Accounting and Tax

How your business can benefit from working with an FBT specialist

Christopher Heyes
17 March 2021
4 min read

17 March 2021

The Findex Tax Advisory team have more than 30 years’ experience helping business owners manage their Fringe Benefits Tax (FBT) risks and identify FBT opportunities.

To help you prepare your 2021 FBT return, our team have developed a handy checklist that can be used as a general guide to identify the most common forms of fringe benefits.

We’ve also prepared some examples that illustrate how the FBT team has worked with our clients to assist them fulfil their FBT obligations and advise them on tax effective FBT solutions.

Car Parking Refunds

The client had previously sourced their own rates to apply the lowest car parking rates in their business’ FBT return to calculate car parking fringe benefits.

At no charge to the client, our team reviewed the rates applied using our external car parking consultant. It was determined the client could apply lower daily rates than the rates applied in the original FBT returns.

We were able to lodge amended FBT returns for prior FBT years using the lowest daily rates identified to enable the client to claim a substantial FBT refund.

Client learning

Instead of sourcing your own car parking rates, using the services of a specialist FBT adviser can help identify the lowest daily rates to ensure you are paying the minimal amount of FBT.

If you have sourced your own car parking rates in previous FBT years, we can review the rates used in your FBT returns to ascertain whether you have applied the lowest car parking rates. If we can identify a lower rate, our team can assist you in claiming an FBT refund.

Car Fringe Benefits – Average Rate Method

Using the Average Rate Method to calculate FBT for our client, we were able to identify an optimal method that resulted in a reduction of approximately $300,000 in their FBT payable using the previous FBT return as a benchmark.

The Average Rate Method is a simplified record keeping approach that provides employers with the option to use an average rate business use percentage to calculate FBT relating to fleet cars in certain circumstances.

The Average Rate Method can only be used in certain circumstances such as:

  • The employer has a fleet of 20 or more cars.

  • Employees are required to maintain log books.

  • The employer maintains valid log books for at least 75% of the cars in a log book year.

  • The cars are not provided as part of an employee’s salary packaging arrangement.

The average business use percentage may be applied for up to three subsequent FBT years unless there have been substantial changes in the use of these cars during this period.

Client learning

If you meet the requirements, the Average Rate Method using an average rate business use percentage could provide significant cost savings for both FBT payable and the time and resources required to be invested in log sheet compilation and analysis.

Living Away from Home (LAFH) vs Business Travel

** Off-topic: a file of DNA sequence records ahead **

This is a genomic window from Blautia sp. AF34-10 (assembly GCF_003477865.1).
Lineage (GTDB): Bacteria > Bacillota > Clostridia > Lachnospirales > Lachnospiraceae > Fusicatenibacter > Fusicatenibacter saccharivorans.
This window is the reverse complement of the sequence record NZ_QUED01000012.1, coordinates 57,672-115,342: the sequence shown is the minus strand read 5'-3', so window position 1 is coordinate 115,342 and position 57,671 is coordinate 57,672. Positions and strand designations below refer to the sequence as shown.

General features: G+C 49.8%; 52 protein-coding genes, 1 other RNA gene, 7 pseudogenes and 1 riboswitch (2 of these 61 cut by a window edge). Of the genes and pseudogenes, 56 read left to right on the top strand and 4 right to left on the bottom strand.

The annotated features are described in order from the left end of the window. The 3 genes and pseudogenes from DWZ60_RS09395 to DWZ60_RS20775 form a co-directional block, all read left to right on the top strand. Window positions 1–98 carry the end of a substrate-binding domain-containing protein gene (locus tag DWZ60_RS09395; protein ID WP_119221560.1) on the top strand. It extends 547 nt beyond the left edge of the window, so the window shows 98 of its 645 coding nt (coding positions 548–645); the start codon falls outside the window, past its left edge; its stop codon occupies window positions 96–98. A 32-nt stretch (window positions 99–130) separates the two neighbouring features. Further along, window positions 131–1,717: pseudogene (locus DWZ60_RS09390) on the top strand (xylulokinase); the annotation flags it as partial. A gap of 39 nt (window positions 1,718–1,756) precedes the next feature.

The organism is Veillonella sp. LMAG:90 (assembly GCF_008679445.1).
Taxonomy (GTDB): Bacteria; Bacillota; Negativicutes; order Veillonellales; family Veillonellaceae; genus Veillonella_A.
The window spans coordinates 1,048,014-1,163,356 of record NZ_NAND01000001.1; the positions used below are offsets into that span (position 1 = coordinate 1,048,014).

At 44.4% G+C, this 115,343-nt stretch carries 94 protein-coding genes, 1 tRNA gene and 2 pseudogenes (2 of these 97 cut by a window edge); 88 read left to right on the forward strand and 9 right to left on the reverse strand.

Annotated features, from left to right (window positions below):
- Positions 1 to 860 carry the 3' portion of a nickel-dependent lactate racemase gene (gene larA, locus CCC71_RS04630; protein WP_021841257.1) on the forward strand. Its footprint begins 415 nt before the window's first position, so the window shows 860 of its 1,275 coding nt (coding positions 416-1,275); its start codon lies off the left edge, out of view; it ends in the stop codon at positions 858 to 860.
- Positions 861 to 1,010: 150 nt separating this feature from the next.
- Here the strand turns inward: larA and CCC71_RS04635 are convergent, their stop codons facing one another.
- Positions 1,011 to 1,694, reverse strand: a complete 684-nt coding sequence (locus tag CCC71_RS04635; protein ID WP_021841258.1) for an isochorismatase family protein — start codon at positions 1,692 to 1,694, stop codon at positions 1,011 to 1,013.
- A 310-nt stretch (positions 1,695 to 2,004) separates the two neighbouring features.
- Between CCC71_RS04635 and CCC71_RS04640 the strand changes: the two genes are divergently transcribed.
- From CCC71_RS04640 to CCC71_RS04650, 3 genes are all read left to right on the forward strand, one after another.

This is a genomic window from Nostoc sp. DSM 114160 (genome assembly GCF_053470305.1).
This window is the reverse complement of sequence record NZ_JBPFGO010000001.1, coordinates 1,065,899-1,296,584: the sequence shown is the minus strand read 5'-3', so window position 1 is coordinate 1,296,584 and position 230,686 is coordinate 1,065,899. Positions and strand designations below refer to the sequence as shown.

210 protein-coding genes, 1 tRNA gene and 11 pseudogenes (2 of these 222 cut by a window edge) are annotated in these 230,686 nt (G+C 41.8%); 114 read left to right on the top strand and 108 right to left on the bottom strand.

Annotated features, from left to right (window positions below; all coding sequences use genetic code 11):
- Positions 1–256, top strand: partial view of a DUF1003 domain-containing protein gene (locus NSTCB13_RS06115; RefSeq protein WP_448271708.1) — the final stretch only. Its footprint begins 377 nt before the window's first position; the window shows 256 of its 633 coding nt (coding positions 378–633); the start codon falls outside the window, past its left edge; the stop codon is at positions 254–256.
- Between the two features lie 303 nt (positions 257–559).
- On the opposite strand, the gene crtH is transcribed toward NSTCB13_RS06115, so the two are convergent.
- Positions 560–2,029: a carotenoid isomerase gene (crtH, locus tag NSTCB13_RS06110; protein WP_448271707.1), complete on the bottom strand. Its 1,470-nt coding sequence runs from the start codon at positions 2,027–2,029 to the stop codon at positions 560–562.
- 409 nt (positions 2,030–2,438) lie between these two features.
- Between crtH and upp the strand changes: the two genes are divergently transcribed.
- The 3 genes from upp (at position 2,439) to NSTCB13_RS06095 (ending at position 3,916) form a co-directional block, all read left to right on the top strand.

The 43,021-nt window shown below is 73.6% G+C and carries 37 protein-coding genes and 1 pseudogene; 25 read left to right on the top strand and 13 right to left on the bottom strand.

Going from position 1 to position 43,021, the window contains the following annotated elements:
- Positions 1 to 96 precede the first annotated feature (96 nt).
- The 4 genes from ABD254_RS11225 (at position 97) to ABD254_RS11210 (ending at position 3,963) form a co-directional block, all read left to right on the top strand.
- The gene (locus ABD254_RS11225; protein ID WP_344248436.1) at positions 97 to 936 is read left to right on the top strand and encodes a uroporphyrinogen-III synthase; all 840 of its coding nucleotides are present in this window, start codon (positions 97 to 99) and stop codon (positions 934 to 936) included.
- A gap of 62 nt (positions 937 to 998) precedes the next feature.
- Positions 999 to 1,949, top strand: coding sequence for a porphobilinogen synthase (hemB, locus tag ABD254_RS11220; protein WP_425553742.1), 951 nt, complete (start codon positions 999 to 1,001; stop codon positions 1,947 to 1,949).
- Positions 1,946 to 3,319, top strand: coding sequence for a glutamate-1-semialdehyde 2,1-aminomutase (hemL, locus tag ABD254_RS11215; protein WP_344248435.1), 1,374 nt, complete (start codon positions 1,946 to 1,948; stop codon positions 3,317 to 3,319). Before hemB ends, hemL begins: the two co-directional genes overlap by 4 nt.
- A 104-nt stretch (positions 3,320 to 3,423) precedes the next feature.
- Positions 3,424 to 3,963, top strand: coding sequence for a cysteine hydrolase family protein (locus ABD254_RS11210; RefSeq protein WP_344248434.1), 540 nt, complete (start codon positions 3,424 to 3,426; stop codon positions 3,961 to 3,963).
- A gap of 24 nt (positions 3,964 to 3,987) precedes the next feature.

The client had previously determined that several of its employees should be treated as LAFH for FBT purposes. The client paid FBT on the LAFH fringe benefits provided.

Following a review by the FBT team, it was determined these employees should have been classified as traveling for business purposes rather than LAFH. As such, there was no requirement to pay FBT as FBT is not payable on travel allowances.

Further, as the allowance was paid within the ATO prescribed rates, the allowance was not subject to income tax in the hands of the employee (i.e. no additional on-costs for the client).

Client learning

If you have employees working away from home for a period of time, it is important to get the distinction between LAFH and business travel correct as the tax position is different depending upon the correct classification.

Our FBT team can review your position to ascertain whether the employee is travelling for business purposes or LAFH.

Employees working under an Award or Enterprise bargaining agreement may be provided with an allowance which is called a LAFH allowance. However, for FBT purposes, the allowance does not satisfy the conditions of a LAFH allowance but should be treated as a travel allowance.

Watch our Fringe Benefits Tax 2021 webinar recording

Are you prepared for your 2021 Fringe Benefits Tax (FBT) return? Do you want to learn more about the current COVID 19 landscape and how it directly affects your business?

Watch our webinar recording with Tax Advisory Partner Anthony Patrk and Associate Partner Chris Heyes, who will help ensure you are up to date with the latest developments (including any COVID 19 considerations) to assist you in preparing your 2021 return.


Author: Christopher Heyes | Associate Partner

Chris has over 20 years’ experience providing practical advice and compliance services in the various areas of employment tax such as payroll tax, Fringe Benefits Tax (FBT), superannuation guarantee, workers compensation and pay-as-you-go (PAYG) Withholding. Chris has extensive experience working with clients across many areas of tax consulting to manage employment taxes risks and exposure. He has proven this experience across a broad range of industries and client categories including private companies, large corporations, government agencies and family owned businesses. Chris specialises in providing tax effective solutions which also take into account other tax and commercial considerations. My Specialty • Employment Taxes • Global Mobility